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All posts by Kaveh Bassiri

Going Beyond the Bourgeois Love

* Kaveh Bassiri *

There are two main models of extending love beyond the narrow confines of marriage and family. One is the mystical and the other communal. And the movie Her touches on both of these options.

Grandmother, Sedigh Gharib

What’s in a name?

* Kaveh Bassiri *

Do parents choose names in search of their children? My father wasn’t a poet, but he chose sound over meaning. He named his second son Kavoos, an unjust king in Shahnameh, and ended up naming his other sons with Persian words beginning with “ka.”

Tremors Cover

Tremors of Iranian American Writing

“Many of us feel that our experience of being bicultural, tricultural, or simply growing up between continents and cultures has given us a kind of double-vision. I think of this as being a kind of third eye in which to see others, and in particular to see ‘otherness.'”

A caricature of Javad Zarif

Facebook’s Most Popular Iranian Friend

* Kaveh Bassiri *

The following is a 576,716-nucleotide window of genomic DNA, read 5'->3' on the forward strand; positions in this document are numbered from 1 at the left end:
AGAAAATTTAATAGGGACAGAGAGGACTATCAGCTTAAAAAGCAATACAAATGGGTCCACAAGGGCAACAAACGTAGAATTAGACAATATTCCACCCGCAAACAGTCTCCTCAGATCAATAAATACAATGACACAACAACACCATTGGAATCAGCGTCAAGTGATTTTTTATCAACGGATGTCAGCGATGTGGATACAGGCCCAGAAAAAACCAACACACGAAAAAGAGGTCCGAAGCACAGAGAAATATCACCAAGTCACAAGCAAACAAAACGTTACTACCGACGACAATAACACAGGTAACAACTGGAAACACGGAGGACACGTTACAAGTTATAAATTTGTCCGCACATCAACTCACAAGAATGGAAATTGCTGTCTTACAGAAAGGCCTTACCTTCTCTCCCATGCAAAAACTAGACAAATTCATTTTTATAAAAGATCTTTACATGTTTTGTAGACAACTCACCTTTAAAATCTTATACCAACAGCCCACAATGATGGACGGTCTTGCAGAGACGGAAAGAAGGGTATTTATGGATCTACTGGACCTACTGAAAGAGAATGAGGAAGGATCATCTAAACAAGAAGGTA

Over the last few weeks, I have been following the social media posts of Iran’s Minister for Foreign Affairs, Javad Zarif. Much has been written on the vital role of social networking during the Iranian Green Movement — how it helped to organize people and disseminate information. The Green Movement was even called the first Twitter or Facebook revolution. In the aftermath, Iran banned these sites, which probably reinforced their importance. I don’t want to rehash what others have already said — the role of social media in Iranian politics has been exaggerated — but I am interested in the innovative and progressive ways Zarif has been able to turn these banned tools into a resource for the government. What seemed to be a revolutionary venue outside of the regime may be re-purposed into a pathway for reform from the inside. Reading Zarif’s Facebook page lets you know more about the Iranian people than any article in an American or Iranian newspaper. It is like eavesdropping on conversations in cafes and streets. As this conversation unfolds in Persian, allow me to translate it for you.